A few months ago, we published a DIY guide to creating your own Innovation Lab.  Of course, it was a PDF – because we wanted to be able to print obnoxiously over-sized A3, full colour copies and bask in their cyan glow.  Today, we’re happy to announce the accompanying website: www.unicefinnovationlabs.org 

Like the print version, the website has everything you might need if you are trying to set up an innovation lab, trying to put together teams of people to approach tough problems in new ways, or simply interested in some language and stories about the wonderful work that is happening across regions and contexts when UNICEF brings together young people, technologists, academia and government to create and adapt solutions.

You will find a section introducing the concept of “Labs”.  This overview is useful for those trying get a big-picture view of advances happening from Armenia to Zambia, and who want to see what kind of exciting opportunities there are for engaging partners in new ways around some of the world’s toughest challenges.

You will find a section on our (unpatented) fiveprinciple approach to innovation that guides the Innovation Labs, and a great deal of the other innovation work that UNICEF Country Offices are doing.  These principles allow our teams to work towards solutions, be comfortable with sharing failures and successes, and ensure that what they build is replicable and adaptable by others.

Many country offices who are getting started with innovation work ask for a template or process to follow in their problem definition process. You will find, on the website, a set of models for examining difficult, multi-domain challenges through the eyes of innovation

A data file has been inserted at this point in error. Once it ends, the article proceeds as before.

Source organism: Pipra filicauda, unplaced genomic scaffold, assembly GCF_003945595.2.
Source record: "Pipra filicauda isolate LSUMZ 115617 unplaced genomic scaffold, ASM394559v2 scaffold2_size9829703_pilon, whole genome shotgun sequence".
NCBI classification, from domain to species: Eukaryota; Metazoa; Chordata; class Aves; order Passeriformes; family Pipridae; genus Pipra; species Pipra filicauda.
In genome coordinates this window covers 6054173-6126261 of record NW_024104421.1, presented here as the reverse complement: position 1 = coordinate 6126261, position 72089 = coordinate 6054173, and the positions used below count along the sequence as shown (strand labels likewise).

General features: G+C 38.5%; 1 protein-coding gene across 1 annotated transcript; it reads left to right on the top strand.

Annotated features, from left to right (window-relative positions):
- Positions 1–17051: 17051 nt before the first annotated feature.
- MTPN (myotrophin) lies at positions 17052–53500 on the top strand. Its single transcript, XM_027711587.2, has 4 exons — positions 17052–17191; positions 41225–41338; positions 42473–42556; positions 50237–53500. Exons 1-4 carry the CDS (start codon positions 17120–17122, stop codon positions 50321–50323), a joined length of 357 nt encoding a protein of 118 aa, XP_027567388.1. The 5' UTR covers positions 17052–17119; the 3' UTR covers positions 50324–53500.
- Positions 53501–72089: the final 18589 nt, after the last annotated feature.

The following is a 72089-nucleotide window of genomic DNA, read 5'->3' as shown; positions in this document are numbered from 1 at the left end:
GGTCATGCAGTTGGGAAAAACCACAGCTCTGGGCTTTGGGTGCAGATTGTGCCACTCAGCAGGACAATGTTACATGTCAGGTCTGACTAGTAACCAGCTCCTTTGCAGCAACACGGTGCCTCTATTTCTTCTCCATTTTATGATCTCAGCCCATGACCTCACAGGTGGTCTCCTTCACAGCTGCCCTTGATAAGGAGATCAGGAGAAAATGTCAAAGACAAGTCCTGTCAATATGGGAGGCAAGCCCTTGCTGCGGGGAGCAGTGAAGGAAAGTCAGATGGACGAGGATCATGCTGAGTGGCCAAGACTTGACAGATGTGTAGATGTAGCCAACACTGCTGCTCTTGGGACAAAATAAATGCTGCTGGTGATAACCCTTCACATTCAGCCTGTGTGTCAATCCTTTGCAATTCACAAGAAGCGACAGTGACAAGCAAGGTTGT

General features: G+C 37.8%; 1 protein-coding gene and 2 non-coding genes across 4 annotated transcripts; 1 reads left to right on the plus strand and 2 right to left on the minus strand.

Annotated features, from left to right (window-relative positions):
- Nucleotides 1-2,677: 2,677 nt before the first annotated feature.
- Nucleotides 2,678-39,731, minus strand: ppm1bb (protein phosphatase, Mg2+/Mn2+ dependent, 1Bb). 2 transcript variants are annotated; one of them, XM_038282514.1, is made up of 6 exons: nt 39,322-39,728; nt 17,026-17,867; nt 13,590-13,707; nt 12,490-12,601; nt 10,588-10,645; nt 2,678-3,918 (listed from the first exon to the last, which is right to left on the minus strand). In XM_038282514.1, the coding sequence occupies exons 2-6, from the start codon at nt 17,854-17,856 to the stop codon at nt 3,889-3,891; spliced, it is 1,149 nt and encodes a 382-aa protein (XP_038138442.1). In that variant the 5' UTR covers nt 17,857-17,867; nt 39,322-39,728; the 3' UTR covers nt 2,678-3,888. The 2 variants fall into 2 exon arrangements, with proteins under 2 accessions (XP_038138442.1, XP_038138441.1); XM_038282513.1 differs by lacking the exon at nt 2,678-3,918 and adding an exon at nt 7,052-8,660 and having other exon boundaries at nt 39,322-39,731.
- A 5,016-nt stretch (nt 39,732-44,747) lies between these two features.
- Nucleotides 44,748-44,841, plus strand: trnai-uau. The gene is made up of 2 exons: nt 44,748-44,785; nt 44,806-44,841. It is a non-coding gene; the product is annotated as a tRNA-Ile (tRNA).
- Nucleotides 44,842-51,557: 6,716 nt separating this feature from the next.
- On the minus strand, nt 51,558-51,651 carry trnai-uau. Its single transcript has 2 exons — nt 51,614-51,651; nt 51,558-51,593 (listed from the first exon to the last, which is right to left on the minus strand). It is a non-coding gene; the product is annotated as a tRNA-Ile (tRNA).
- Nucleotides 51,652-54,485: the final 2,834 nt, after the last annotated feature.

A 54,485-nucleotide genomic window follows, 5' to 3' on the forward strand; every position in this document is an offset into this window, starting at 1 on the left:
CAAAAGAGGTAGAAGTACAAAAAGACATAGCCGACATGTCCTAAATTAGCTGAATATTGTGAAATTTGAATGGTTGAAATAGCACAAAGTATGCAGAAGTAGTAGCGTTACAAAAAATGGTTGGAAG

UNICEF  offices are using labs in a variety of ways, from building systems for realtime information collection to youth engagement – here are stories types of labs, and what they are doing.

Of course, the most important questions are operational.  If you want to build a lab and cost it out, how would you plan a budget? How would you set out a space?  How would you negotiate with partners?  Some experiences with (and templates for) operational questions of budgetting, planning and process are here.   Finally,  the most important document in our ((UNICEF) work) lives? The (in)famous TOR.  Rather than create them from scratch, you will find a set of pre-made or adapted TORs for innovation work here 

We hope you enjoy the Lab Website, and we will continue to update it as new labs come online during 2013
Christopher Fabian

Kampala, Uganda

1 March, 2013

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